Today is Good Friday, the day where we remember Jesus’ execution at the hands of the Romans. So we’re continuing our short Easter Series, based on Glen Scrivener’s spoken word series entitled Divine Comedy. We started the series last Sunday night with the first post, entitled, A Funny Thing Happened on the Way to Jerusalem!
Good Friday: Comedy or Tragedy?
When looking at Shakespearean plays we see a big difference between a comedy and a tragedy. A tragedy starts in joy and ends in pain, where a comedy starts in pain and ends in joy. So on the face of it, Good Friday may look more like a tragedy than a comedy.
However, unlike Shakespearean tragedies, the events of Good Friday are all tragic. The day starts with Jesus being arrested, He is then put through a series of trials, these trials then lead to severe beatings. These beatings are followed, by the crucifixion, then the death, and finally the burial. Can you imagine how taxing this kind of day would be emotionally speaking?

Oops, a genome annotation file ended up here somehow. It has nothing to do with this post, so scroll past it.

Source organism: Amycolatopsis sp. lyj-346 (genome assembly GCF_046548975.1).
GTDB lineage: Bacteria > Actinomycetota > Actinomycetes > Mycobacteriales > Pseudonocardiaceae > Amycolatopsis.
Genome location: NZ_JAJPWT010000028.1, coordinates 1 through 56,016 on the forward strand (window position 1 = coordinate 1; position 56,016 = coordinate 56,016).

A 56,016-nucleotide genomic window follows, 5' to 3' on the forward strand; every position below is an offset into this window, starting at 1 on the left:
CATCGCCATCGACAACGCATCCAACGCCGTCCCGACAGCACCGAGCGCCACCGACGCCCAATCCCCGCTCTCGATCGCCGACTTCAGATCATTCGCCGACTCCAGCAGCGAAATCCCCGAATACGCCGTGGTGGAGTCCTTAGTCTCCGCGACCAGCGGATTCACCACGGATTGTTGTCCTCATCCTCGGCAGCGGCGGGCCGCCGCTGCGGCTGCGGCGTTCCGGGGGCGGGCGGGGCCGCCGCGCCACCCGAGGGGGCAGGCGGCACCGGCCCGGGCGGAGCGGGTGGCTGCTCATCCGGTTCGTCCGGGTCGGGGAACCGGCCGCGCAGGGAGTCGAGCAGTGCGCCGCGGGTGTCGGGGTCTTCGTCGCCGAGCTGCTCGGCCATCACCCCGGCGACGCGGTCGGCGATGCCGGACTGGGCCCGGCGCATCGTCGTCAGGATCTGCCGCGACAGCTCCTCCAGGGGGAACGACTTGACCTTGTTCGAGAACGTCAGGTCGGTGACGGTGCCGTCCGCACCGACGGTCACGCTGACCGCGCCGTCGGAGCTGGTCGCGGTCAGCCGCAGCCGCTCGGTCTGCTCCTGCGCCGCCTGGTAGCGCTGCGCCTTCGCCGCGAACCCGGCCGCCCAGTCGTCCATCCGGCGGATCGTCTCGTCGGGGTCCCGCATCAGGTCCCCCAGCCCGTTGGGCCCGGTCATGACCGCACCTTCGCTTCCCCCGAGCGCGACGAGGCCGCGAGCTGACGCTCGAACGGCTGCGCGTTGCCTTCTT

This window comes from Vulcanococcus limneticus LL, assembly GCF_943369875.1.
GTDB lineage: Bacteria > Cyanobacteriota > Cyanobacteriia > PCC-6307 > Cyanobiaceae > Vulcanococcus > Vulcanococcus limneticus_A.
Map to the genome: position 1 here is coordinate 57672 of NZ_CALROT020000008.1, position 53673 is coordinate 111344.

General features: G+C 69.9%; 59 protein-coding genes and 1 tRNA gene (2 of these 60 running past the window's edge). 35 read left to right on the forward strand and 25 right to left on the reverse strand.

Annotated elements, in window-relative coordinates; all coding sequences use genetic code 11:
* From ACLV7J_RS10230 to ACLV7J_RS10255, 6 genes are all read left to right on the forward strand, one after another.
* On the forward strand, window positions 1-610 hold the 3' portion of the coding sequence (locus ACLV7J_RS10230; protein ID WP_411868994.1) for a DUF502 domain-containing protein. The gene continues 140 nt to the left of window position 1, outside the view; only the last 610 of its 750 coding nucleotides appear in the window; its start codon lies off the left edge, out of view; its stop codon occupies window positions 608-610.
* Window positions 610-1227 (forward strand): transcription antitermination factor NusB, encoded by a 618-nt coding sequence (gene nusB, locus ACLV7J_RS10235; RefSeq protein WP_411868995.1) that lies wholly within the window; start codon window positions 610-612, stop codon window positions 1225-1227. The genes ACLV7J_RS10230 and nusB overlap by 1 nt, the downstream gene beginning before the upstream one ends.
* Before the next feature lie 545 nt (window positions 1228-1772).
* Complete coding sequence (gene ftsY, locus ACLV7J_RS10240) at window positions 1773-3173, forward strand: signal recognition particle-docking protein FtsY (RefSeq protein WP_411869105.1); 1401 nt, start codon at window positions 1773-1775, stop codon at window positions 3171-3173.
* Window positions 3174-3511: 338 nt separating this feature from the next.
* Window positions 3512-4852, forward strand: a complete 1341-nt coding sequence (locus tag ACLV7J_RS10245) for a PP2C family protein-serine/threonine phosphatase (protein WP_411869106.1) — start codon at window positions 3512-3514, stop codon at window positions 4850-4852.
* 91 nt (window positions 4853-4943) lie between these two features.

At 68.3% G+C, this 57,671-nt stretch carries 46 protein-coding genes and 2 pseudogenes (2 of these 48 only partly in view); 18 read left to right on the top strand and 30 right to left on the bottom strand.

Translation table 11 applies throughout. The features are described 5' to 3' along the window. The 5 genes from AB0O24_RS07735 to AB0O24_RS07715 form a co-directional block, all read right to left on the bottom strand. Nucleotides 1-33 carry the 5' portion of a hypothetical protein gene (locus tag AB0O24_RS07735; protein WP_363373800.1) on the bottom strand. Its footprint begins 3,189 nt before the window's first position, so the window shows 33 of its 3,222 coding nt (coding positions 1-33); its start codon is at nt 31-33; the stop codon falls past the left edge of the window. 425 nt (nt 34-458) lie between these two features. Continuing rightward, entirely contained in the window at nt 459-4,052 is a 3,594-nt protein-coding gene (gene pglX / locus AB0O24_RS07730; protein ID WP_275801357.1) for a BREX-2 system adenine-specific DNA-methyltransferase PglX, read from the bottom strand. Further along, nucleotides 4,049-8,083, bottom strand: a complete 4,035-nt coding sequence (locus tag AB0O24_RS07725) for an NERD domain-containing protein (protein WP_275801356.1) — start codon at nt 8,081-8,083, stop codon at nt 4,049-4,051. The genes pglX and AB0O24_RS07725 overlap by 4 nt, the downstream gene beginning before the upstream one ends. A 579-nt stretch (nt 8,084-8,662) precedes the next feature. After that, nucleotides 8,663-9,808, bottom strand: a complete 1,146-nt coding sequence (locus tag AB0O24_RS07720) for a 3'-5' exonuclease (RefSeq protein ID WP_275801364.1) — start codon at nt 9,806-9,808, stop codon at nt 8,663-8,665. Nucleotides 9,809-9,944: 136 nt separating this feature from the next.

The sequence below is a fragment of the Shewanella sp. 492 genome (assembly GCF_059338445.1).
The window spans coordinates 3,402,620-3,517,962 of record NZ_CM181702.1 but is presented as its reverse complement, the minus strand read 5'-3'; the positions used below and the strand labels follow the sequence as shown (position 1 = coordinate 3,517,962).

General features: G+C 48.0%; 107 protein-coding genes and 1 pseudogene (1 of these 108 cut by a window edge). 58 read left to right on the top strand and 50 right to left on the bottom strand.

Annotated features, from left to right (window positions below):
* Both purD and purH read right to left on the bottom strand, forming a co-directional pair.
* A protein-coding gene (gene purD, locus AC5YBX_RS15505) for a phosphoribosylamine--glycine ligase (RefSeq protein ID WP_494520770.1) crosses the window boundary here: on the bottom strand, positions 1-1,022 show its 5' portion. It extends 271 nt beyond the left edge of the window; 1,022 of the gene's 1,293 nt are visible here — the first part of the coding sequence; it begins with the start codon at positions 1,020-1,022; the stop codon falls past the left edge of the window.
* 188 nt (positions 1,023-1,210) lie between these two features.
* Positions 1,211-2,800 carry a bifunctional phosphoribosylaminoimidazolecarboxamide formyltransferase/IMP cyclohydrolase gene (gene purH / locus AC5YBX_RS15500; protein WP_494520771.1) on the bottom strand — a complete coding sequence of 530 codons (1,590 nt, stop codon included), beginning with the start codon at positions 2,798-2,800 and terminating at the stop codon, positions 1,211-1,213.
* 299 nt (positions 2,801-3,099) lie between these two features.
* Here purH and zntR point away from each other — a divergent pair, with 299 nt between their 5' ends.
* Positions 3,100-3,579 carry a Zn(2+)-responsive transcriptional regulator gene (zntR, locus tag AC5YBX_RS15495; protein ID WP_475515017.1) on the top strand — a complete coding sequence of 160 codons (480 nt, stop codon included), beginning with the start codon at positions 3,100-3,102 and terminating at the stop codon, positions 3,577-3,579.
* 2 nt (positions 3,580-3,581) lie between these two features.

The Humour Within Good Friday
When we think about it, Good Friday is a funny day. There is an almost comical irony behind the chosen people of God choosing to execute God because He wasn’t the King they were looking for. Is it not somewhat funny to see the priests who should have known better push the people to choose Jesus over a terrorist. The events of Good Friday include some notably humourous points.
None of that though compares with the tragedy of this day, this is the day that God died. And that is a real tragedy.
Not the End of the Story
Thankfully though, Good Friday is not the end of the story. The whole point of Good Friday is to lead to Easter Sunday. See, the King of Kings chose to die on a cross for us, so that we could enter into a relationship with Jesus Christ. See the cross was chosen by God to address the sin issue in our lives well before we ever born.
This is the reason for Good Friday, Good Friday is the day we remember the death of Jesus, but without Good Friday, there is no Easter Sunday. And it is Easter Sunday that we celebrate.